Multitasking is the ability to conduct two or more tasks at the same time both requiring attention and various advanced cognitive processes. All human action requires a series of associated brain functions in order to efficiently execute the task. Moving from one task to another also requires complementary stages of goal shifting and rule activation. When conducting more than one task simultaneously, the interrelated cognitive processes establish priorities among tasks and allocate the mind’s resources to them.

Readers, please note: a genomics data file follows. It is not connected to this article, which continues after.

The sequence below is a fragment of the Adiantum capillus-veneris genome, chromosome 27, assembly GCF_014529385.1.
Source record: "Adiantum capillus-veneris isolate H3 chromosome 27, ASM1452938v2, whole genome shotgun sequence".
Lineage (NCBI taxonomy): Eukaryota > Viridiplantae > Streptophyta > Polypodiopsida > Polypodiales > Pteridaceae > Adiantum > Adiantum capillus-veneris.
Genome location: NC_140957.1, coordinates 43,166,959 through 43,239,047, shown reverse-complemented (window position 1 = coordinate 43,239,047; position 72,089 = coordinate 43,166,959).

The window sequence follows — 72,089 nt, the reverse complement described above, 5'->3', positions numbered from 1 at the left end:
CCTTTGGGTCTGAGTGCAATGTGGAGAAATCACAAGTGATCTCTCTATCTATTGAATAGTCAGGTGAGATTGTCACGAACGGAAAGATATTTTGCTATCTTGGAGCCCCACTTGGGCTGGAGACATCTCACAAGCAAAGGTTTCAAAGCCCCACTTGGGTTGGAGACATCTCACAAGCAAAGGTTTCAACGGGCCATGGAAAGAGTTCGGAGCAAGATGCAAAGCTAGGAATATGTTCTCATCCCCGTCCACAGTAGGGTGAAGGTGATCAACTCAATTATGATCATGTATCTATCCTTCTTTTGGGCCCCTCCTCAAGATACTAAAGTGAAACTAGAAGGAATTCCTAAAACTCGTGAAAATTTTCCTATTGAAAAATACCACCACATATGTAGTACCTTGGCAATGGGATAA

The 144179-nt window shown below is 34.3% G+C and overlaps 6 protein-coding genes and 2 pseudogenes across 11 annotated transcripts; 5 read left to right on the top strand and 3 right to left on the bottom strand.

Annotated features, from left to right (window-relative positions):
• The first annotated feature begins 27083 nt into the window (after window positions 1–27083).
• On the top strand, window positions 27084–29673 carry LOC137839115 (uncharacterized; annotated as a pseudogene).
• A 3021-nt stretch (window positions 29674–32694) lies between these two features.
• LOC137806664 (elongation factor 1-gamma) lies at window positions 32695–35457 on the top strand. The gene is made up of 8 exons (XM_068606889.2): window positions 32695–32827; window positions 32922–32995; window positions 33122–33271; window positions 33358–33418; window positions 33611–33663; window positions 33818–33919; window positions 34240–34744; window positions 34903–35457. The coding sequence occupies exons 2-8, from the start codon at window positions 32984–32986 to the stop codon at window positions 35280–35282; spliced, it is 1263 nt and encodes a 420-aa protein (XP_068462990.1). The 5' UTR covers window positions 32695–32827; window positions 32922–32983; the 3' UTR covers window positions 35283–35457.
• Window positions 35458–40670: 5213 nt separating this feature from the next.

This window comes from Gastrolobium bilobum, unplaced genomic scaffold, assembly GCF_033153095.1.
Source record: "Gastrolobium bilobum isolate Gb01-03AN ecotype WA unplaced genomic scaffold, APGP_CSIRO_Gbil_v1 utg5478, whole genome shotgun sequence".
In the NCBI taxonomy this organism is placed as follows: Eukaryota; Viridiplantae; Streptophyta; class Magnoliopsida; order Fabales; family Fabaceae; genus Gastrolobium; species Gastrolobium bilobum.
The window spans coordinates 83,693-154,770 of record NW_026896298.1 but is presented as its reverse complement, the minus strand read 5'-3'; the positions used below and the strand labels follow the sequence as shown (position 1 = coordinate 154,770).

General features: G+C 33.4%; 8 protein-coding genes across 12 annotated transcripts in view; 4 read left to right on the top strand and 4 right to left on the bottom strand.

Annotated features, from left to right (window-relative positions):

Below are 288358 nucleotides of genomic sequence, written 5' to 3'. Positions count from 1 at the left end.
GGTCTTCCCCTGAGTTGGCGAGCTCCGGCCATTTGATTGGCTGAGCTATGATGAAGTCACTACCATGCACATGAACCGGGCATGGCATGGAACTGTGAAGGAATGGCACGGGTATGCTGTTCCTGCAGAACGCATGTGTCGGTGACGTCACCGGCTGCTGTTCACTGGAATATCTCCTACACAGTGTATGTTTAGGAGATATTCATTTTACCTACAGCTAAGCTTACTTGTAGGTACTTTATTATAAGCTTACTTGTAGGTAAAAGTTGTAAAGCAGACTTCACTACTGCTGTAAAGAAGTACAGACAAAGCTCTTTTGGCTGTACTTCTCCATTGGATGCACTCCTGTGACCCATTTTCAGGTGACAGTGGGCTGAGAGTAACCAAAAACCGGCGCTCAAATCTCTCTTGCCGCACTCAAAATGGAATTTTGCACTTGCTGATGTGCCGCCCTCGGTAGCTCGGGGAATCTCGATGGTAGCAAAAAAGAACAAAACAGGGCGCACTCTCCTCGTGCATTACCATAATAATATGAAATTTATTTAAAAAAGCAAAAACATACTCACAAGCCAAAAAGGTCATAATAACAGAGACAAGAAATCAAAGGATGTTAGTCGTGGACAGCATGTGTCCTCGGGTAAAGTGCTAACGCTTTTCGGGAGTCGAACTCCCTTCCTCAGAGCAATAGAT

Human multitasking is common for automatic tasks (e.g., walking and chewing gum), or for familiar tasks, or for those actions that have been repeatedly practiced to the point of becoming automatic (e.g., playing piano). Notably there are individual differences in people’s ability to multitask, particularly when confronted with new and unfamiliar tasks or tasks requiring complex rules of performance (Burgess et al. 2000). There is always a time cost involved in...
References and Readings
- Deprez, S., Vandenbulcke, M., Peeters, R., Emsell, L., Amant, F., & Sunaert, S. (2013). The functional neuroanatomy of multitasking: Combining dual tasking with a short-term memory task. Neuropsychologia, 51(11), 2251–2260. https://doi.org/10.1016/j.neuropsychologia.2013.07.024.CrossRefPubMedGoogle Scholar